Welcome to the 2017 Southwest Airlines One Report! I invite you to spend some time learning about all of the wonderful ways in which we dedicate ourselves to the triple bottom line of Performance, People, and Planet. Even though we’re an airline, we believe some of our best work is done on the ground—in the communities we serve, by the most caring and loving Employees in the world.

They are our Heart and soul, and their steady heartbeat will forever power Southwest Airlines!

Sincerely,
Gary C. Kelly
Gary C. Kelly
Chairman of the Board and CEO

For more from Gary, please read his letter to the Shareholders.

30,000 Foot View

Our Purpose is to connect People to what’s important in their lives through friendly, reliable, and low-cost air travel. Our network of 100 destinations allows us to live out our Purpose, serving Customers on more than 4,000 flights per day during peak travel season. Carrying more than 130 million Customers in 2017—an all-time annual record—allowed us to take care of our People, invest in our business, give back to the communities we serve, and reward our Shareholders.

System Map

(as of Dec. 31, 2017)

View our interactive route map for our most current list of destinations at: www.southwest.com/routemap

Capacity by Region

(as of Dec. 31, 2017)
  • Desert/Mountain 18%
  • West Coast 17%
  • Midwest 17%
  • Southeast 16%
  • Northeast 14%
  • South Central 14%
  • International 3%
  • Puerto Rico 1%

Top 10 Airports

(daily departures as of December 2017)
  1. MDW: 251Chicago Midway
  2. BWI: 237Baltimore-Washington
  3. DEN: 196Denver
  4. DAL: 180Dallas Love Field
  5. HOU: 175Houston Hobby
  6. LAS: 173Las Vegas
  7. PHX: 168Phoenix
  8. OAK: 127Oakland
  9. ATL: 120Atlanta
  10. LAX: 118Los Angeles

Sharing our Success

More than $37 million

total corporate monetary, in-kind, and ticket donations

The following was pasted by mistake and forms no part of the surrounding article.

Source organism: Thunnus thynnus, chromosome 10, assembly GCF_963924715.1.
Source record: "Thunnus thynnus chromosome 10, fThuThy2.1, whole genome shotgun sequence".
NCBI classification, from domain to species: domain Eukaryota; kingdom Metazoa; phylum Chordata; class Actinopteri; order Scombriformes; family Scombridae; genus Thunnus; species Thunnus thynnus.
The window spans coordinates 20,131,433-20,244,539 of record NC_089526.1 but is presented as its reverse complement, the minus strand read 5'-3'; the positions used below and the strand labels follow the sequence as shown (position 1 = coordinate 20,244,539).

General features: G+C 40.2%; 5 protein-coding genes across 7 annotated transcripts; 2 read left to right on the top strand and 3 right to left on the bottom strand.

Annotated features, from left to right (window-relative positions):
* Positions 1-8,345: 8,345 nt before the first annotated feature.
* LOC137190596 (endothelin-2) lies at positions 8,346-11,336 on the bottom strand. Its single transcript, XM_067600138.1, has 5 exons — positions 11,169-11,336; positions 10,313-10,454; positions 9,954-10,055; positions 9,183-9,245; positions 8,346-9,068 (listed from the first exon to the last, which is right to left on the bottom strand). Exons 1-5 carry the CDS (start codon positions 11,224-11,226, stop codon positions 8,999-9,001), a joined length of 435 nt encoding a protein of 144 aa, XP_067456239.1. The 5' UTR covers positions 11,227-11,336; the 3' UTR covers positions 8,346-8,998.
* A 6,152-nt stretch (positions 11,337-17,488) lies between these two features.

in Shareholder returns

$543 million

in Employee profitsharing

Reporting Approach

Our Employees, Customers, Shareholders, suppliers, and community groups all contribute to the many opportunities we see for the future of our Company. We listen to and learn from our many Stakeholders, which helps shape the content of the One Report and reflects our ongoing commitment to connect People to what’s important in their lives.

Awards & Leadership

GRI Content Index

The 2017 Southwest Airlines One Report follows the principles outlined in the Global Reporting Initiative’s (GRI) G4 Guidelines. The GRI is a voluntary, internationally recognized framework for corporate social responsibility reporting that allows organizations to measure and report their efforts in a consistent manner. Information is presented in the 2017 Southwest Airlines One Report with respect to performance related to our corporate social responsibility key topics, a term we use instead of materiality to avoid confusion with key financial information. This content index depicts our GRI responses for calendar year 2017, unless otherwise noted.

General Standard Disclosures
Strategy and Analysis
IndicatorDescriptionDetail/Location in Report